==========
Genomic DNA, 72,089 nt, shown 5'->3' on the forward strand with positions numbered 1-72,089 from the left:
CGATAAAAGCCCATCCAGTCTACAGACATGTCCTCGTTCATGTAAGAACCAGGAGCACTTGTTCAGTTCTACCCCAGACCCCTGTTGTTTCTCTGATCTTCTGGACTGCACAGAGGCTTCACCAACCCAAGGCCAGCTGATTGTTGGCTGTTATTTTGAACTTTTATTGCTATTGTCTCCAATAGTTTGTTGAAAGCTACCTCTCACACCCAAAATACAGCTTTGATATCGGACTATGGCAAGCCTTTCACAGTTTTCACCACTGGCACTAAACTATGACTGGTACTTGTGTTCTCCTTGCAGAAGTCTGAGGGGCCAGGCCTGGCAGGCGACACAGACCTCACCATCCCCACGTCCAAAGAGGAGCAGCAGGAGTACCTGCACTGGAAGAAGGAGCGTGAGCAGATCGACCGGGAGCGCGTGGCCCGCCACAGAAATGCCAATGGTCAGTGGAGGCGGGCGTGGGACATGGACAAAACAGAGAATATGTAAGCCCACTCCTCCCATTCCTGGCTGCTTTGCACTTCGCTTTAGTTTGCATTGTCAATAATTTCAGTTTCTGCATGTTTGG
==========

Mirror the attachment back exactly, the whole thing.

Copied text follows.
Genomic DNA, 72,089 nt, shown 5'->3' on the forward strand with positions numbered 1-72,089 from the left:
CGATAAAAGCCCATCCAGTCTACAGACATGTCCTCGTTCATGTAAGAACCAGGAGCACTTGTTCAGTTCTACCCCAGACCCCTGTTGTTTCTCTGATCTTCTGGACTGCACAGAGGCTTCACCAACCCAAGGCCAGCTGATTGTTGGCTGTTATTTTGAACTTTTATTGCTATTGTCTCCAATAGTTTGTTGAAAGCTACCTCTCACACCCAAAATACAGCTTTGATATCGGACTATGGCAAGCCTTTCACAGTTTTCACCACTGGCACTAAACTATGACTGGTACTTGTGTTCTCCTTGCAGAAGTCTGAGGGGCCAGGCCTGGCAGGCGACACAGACCTCACCATCCCCACGTCCAAAGAGGAGCAGCAGGAGTACCTGCACTGGAAGAAGGAGCGTGAGCAGATCGACCGGGAGCGCGTGGCCCGCCACAGAAATGCCAATGGTCAGTGGAGGCGGGCGTGGGACATGGACAAAACAGAGAATATGTAAGCCCACTCCTCCCATTCCTGGCTGCTTTGCACTTCGCTTTAGTTTGCATTGTCAATAATTTCAGTTTCTGCATGTTTGG